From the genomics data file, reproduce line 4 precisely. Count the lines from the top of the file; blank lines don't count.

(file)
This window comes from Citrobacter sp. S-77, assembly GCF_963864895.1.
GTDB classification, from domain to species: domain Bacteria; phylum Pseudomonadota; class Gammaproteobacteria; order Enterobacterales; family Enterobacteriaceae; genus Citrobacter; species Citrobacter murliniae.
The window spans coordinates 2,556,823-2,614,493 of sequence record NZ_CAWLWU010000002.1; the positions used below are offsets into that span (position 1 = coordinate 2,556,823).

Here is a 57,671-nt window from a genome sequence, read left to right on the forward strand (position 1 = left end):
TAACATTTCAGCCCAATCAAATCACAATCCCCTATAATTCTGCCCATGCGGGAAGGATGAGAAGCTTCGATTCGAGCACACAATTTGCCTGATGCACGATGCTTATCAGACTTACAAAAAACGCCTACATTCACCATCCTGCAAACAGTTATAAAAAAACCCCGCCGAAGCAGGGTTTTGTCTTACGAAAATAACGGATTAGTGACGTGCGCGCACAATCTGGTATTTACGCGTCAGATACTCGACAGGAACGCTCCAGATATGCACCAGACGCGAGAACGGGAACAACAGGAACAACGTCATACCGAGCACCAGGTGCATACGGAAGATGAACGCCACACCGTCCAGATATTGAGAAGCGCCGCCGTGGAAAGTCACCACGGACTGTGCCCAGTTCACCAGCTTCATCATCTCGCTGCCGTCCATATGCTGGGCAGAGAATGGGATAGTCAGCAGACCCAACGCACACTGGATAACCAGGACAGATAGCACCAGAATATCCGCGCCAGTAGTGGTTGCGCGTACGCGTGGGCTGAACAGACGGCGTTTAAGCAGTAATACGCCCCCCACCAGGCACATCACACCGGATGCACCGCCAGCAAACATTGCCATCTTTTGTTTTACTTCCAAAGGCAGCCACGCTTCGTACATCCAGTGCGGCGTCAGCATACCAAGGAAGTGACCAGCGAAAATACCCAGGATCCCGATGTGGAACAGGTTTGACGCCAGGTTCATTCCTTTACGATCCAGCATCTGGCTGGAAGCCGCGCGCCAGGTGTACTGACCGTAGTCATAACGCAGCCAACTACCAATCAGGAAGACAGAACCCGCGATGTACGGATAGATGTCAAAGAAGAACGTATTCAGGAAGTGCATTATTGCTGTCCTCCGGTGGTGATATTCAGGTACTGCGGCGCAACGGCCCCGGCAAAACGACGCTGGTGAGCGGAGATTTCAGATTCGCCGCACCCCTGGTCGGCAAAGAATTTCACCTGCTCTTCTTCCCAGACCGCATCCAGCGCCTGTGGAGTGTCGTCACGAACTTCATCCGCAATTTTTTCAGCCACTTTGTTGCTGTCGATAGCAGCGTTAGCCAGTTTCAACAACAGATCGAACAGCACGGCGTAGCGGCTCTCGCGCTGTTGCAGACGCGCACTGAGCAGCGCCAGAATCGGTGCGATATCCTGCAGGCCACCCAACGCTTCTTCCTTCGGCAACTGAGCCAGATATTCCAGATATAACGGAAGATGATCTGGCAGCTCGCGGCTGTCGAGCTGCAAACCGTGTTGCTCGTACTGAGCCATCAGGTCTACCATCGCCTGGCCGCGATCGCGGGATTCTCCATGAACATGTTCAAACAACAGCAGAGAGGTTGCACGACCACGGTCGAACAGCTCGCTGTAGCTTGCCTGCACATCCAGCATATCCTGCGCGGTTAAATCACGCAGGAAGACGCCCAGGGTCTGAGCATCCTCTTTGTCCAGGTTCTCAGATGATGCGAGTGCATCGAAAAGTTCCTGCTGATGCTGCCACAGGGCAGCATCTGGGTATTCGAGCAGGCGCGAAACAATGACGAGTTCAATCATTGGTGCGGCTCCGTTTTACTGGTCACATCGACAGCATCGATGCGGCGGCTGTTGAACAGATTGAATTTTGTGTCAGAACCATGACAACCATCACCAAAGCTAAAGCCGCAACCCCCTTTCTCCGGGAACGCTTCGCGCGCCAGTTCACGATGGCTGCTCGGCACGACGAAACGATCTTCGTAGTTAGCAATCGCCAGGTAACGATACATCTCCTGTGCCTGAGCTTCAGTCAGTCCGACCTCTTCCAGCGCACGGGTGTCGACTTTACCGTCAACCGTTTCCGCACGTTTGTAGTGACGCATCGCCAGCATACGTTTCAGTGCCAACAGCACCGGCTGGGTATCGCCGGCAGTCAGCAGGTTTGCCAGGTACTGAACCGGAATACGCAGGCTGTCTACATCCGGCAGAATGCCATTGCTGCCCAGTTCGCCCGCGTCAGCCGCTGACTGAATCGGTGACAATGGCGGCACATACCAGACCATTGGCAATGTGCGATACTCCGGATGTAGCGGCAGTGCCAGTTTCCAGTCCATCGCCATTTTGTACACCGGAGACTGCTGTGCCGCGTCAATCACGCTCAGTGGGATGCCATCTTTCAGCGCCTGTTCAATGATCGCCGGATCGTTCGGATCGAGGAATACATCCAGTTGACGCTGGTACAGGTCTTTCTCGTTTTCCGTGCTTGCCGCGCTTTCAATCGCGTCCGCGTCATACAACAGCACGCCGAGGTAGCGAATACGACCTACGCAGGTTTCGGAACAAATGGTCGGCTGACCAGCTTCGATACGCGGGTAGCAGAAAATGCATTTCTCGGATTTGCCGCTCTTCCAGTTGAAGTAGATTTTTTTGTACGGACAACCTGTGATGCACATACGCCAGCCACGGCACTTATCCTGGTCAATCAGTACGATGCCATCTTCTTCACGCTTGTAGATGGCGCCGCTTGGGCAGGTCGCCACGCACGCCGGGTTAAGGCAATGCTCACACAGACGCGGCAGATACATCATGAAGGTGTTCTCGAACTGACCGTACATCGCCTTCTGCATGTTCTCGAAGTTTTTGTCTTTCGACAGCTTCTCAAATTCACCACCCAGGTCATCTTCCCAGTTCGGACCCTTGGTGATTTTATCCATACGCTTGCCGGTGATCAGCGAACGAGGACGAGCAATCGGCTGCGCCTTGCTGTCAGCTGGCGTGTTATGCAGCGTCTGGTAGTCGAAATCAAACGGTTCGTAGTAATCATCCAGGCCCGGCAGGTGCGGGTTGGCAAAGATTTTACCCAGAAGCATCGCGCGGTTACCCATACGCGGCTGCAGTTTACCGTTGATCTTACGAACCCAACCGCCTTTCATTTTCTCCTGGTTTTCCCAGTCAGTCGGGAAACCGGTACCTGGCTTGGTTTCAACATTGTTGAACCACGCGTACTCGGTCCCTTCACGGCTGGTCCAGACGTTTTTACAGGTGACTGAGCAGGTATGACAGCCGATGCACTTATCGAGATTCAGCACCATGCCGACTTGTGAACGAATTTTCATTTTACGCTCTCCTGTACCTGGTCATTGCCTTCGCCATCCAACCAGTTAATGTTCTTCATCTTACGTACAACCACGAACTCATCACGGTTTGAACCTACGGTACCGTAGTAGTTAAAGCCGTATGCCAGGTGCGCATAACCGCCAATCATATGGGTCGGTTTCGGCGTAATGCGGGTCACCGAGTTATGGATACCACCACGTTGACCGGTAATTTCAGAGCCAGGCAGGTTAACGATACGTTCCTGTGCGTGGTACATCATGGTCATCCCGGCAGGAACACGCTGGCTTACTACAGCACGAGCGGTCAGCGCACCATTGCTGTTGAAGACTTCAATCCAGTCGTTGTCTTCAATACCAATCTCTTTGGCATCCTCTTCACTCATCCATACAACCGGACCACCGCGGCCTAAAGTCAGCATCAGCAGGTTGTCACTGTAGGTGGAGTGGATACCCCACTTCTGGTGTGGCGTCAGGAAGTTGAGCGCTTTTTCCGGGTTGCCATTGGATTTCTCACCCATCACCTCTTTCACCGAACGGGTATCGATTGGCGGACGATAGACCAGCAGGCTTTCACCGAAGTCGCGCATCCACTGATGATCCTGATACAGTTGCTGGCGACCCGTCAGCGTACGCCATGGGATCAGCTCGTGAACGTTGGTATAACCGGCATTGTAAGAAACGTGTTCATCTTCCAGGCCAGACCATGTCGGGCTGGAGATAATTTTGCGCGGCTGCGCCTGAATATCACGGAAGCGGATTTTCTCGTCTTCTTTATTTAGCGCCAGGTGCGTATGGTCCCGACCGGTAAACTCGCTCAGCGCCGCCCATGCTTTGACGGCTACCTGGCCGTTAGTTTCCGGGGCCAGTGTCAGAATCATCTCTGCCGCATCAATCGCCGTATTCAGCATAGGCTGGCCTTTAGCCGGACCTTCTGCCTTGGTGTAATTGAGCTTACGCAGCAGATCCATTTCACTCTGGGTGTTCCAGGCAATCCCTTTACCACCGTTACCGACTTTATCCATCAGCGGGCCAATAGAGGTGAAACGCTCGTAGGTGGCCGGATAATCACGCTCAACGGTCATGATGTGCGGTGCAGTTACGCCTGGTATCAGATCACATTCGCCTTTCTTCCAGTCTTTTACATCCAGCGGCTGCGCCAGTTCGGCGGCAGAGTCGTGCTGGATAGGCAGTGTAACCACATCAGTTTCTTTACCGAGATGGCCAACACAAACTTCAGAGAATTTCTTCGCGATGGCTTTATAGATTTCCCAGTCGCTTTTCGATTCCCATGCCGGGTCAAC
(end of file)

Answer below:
Here is a 57,671-nt window from a genome sequence, read left to right on the forward strand (position 1 = left end):